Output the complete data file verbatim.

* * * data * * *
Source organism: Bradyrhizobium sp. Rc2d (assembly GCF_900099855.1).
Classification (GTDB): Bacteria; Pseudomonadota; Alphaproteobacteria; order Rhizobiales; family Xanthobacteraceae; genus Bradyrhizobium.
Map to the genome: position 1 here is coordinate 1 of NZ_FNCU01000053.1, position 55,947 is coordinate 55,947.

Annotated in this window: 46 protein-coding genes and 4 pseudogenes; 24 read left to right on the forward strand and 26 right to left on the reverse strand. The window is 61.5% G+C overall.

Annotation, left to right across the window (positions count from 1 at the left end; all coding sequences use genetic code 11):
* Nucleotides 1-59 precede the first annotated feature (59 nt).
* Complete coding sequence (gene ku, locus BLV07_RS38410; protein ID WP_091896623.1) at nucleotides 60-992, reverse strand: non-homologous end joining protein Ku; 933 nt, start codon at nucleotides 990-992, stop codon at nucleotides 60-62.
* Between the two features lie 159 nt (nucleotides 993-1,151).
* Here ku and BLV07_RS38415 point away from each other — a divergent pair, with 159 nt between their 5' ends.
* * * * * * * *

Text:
Source organism: Bradyrhizobium sp. Rc2d (assembly GCF_900099855.1).
Classification (GTDB): Bacteria; Pseudomonadota; Alphaproteobacteria; order Rhizobiales; family Xanthobacteraceae; genus Bradyrhizobium.
Map to the genome: position 1 here is coordinate 1 of NZ_FNCU01000053.1, position 55,947 is coordinate 55,947.

Annotated in this window: 46 protein-coding genes and 4 pseudogenes; 24 read left to right on the forward strand and 26 right to left on the reverse strand. The window is 61.5% G+C overall.

Annotation, left to right across the window (positions count from 1 at the left end; all coding sequences use genetic code 11):
* Nucleotides 1-59 precede the first annotated feature (59 nt).
* Complete coding sequence (gene ku, locus BLV07_RS38410; protein ID WP_091896623.1) at nucleotides 60-992, reverse strand: non-homologous end joining protein Ku; 933 nt, start codon at nucleotides 990-992, stop codon at nucleotides 60-62.
* Between the two features lie 159 nt (nucleotides 993-1,151).
* Here ku and BLV07_RS38415 point away from each other — a divergent pair, with 159 nt between their 5' ends.